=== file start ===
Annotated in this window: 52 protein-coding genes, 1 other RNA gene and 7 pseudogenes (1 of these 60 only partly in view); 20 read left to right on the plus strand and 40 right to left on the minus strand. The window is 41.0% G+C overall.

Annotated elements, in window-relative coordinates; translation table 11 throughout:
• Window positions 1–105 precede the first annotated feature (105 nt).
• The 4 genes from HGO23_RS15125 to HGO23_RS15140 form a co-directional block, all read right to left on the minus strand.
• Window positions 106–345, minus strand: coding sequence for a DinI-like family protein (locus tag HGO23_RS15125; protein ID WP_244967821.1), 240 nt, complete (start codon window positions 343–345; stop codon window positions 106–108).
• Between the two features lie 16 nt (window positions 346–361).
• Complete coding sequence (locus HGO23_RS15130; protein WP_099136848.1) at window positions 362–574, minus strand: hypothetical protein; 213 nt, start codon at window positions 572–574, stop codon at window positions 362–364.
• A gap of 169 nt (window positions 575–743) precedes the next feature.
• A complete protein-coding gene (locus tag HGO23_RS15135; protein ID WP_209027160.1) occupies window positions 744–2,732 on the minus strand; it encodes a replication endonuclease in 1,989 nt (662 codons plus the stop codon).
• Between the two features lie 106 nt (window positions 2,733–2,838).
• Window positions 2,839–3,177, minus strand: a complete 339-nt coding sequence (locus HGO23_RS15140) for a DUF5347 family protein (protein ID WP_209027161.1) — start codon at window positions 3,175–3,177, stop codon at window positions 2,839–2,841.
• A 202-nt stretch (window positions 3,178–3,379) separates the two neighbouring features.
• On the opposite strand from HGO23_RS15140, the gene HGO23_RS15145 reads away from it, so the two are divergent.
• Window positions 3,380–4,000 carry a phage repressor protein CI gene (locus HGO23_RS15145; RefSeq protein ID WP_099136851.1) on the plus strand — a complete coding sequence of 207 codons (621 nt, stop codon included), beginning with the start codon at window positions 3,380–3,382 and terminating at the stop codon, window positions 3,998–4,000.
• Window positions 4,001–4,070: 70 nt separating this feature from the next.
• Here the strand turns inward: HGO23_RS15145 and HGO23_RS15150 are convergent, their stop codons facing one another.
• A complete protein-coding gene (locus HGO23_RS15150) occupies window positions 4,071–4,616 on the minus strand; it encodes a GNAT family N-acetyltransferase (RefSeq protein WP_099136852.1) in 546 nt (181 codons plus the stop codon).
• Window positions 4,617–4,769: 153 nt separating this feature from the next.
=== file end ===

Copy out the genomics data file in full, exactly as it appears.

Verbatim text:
Annotated in this window: 52 protein-coding genes, 1 other RNA gene and 7 pseudogenes (1 of these 60 only partly in view); 20 read left to right on the plus strand and 40 right to left on the minus strand. The window is 41.0% G+C overall.

Annotated elements, in window-relative coordinates; translation table 11 throughout:
• Window positions 1–105 precede the first annotated feature (105 nt).
• The 4 genes from HGO23_RS15125 to HGO23_RS15140 form a co-directional block, all read right to left on the minus strand.
• Window positions 106–345, minus strand: coding sequence for a DinI-like family protein (locus tag HGO23_RS15125; protein ID WP_244967821.1), 240 nt, complete (start codon window positions 343–345; stop codon window positions 106–108).
• Between the two features lie 16 nt (window positions 346–361).
• Complete coding sequence (locus HGO23_RS15130; protein WP_099136848.1) at window positions 362–574, minus strand: hypothetical protein; 213 nt, start codon at window positions 572–574, stop codon at window positions 362–364.
• A gap of 169 nt (window positions 575–743) precedes the next feature.
• A complete protein-coding gene (locus tag HGO23_RS15135; protein ID WP_209027160.1) occupies window positions 744–2,732 on the minus strand; it encodes a replication endonuclease in 1,989 nt (662 codons plus the stop codon).
• Between the two features lie 106 nt (window positions 2,733–2,838).
• Window positions 2,839–3,177, minus strand: a complete 339-nt coding sequence (locus HGO23_RS15140) for a DUF5347 family protein (protein ID WP_209027161.1) — start codon at window positions 3,175–3,177, stop codon at window positions 2,839–2,841.
• A 202-nt stretch (window positions 3,178–3,379) separates the two neighbouring features.
• On the opposite strand from HGO23_RS15140, the gene HGO23_RS15145 reads away from it, so the two are divergent.
• Window positions 3,380–4,000 carry a phage repressor protein CI gene (locus HGO23_RS15145; RefSeq protein ID WP_099136851.1) on the plus strand — a complete coding sequence of 207 codons (621 nt, stop codon included), beginning with the start codon at window positions 3,380–3,382 and terminating at the stop codon, window positions 3,998–4,000.
• Window positions 4,001–4,070: 70 nt separating this feature from the next.
• Here the strand turns inward: HGO23_RS15145 and HGO23_RS15150 are convergent, their stop codons facing one another.
• A complete protein-coding gene (locus HGO23_RS15150) occupies window positions 4,071–4,616 on the minus strand; it encodes a GNAT family N-acetyltransferase (RefSeq protein WP_099136852.1) in 546 nt (181 codons plus the stop codon).
• Window positions 4,617–4,769: 153 nt separating this feature from the next.